An International Atomic Energy Agency (IAEA) team of experts said Malta has significantly strengthened its regulatory framework for nuclear and radiation safety by establishing a new regulatory body and adopting a nuclear safety and radiation protection law. The team also noted areas where challenges remain, including in recruiting and training regulatory staff.
The Integrated Regulatory Review Service (IRRS) team on 12 March concluded a five-day follow-up mission to review Malta’s implementation of recommendations and suggestions made during an initial IRRS mission in 2015. The follow-up mission was conducted at the request of the Government of Malta and hosted by the Commission for the Protection from Ionising and Non-Ionising Radiation (the Commission), the new regulatory body set up within the Ministry for Tourism and Consumer Protection.
IRRS missions are designed to strengthen the effectiveness of the national nuclear and radiation safety regulatory infrastructure, based on IAEA safety standards and international good practices, while recognizing the responsibility of each country to ensure nuclear and radiation safety.
Malta has no nuclear power plants or research reactors. It utilizes radiation sources in medical and industrial applications.
The IRRS team said the Maltese Government showed a strong commitment to radiation safety and that most of the recommendations and suggestions identified in 2015 had been addressed. In addition to the new nuclear safety and radiation protection law and the new regulatory body, the team said the Government had increased the Commission’s budget for regulatory oversight.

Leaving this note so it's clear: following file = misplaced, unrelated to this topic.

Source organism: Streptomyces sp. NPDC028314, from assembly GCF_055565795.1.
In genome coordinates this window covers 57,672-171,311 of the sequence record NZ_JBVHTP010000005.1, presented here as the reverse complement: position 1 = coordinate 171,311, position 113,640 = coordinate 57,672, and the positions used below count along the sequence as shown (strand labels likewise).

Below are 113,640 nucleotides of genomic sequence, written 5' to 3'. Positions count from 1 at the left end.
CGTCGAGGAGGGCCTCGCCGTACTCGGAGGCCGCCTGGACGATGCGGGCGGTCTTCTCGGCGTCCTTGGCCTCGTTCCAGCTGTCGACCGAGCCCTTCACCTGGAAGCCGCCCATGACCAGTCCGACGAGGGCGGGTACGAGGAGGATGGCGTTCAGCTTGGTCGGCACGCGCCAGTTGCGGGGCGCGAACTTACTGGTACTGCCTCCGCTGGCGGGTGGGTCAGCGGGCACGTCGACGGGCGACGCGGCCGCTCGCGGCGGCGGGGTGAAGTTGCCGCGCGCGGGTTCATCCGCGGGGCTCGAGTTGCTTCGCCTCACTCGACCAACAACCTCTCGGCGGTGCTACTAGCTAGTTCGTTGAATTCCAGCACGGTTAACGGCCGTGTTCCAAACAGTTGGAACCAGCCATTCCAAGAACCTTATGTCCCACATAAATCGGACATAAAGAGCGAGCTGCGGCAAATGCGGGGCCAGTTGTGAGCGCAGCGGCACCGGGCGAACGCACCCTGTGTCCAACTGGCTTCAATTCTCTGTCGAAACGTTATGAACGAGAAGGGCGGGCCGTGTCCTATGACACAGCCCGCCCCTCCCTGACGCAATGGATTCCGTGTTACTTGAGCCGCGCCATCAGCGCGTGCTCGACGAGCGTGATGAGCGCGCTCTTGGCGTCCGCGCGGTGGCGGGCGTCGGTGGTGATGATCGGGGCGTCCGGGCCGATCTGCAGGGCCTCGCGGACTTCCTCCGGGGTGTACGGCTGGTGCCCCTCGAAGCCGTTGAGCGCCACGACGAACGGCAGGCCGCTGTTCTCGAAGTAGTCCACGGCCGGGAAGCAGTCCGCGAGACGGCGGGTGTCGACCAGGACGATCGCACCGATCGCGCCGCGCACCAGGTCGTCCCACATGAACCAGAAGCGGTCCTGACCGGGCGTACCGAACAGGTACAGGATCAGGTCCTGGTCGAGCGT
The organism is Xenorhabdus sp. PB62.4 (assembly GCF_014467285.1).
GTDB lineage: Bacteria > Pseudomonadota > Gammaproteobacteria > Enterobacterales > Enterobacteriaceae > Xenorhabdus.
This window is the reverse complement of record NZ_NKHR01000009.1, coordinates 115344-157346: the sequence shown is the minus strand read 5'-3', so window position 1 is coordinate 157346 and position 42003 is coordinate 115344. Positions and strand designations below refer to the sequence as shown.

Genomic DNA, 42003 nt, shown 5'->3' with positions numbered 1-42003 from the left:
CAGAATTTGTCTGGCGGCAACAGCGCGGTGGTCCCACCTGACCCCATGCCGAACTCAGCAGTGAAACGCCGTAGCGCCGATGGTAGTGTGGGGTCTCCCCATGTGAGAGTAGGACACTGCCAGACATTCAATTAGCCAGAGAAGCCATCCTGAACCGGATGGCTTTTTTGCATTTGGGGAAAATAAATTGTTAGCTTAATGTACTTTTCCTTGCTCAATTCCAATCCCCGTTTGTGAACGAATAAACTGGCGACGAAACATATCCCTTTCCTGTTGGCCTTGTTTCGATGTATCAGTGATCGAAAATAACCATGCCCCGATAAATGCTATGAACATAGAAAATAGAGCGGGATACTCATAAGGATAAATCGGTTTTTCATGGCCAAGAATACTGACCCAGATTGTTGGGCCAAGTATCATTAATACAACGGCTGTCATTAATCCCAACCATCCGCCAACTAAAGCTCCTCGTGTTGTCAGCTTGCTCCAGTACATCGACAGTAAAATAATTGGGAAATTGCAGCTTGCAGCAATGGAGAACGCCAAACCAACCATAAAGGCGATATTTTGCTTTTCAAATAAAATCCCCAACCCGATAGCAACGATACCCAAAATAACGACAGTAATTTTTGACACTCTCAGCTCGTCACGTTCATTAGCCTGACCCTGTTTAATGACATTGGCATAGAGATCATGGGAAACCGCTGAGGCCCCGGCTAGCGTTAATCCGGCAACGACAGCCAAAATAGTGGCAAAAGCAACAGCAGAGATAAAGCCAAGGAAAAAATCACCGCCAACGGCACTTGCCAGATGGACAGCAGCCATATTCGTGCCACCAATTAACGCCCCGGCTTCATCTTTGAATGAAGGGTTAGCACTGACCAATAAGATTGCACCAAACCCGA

The review team also welcomed the Commission’s issuance of new safety regulations in line with international safety standards, the establishment of a management system for the authorization of facilities and activities and the improvements made in national emergency preparedness and response system arrangements.
“Malta has made considerable efforts in revising the legal and regulatory framework and further enhancing its alignment with IAEA safety standards,” said IRRS team leader Ritva Bly, Principal Adviser at the Finnish Radiation and Nuclear Safety Authority. “However, the Commission faces a critical situation related to human resources, in particular the training of staff and knowledge management.”
The review team recommended that the Commission continue its efforts to recruit new staff and develop a human resources plan for staff training and knowledge management and to continue the development and implementation of an inspection programme.
The team also made two new recommendations for the Commission to establish emergency preparedness and response regulatory requirements for licensees and to establish diagnostic reference levels for medical exposures incurred in medical imaging.
“I am pleased that the mission report recognizes the progress Malta has made since 2015,” said Lourdes Farrugia, Chairperson of the Commission. “It will help us to focus on issues that are important for the future development of the regulatory infrastructure.”
The IRRS team comprised four senior regulatory experts from Canada, Finland, Greece and Romania, and three IAEA staff members. The final mission report will be provided to the Government in about three months. The Government plans to make the report public.
“The Government invited the IAEA to organize this IRRS mission specifically to ensure that Maltese regulatory structures are in accordance with IAEA safety standards,” said Deo Debattista, Parliamentary Secretary for Consumer Protection and Public Cleansing in the Ministry for Tourism and Consumer Protection. “The Government sees the IRRS process as an invaluable opportunity to exchange views with and learn from an international team of experts.”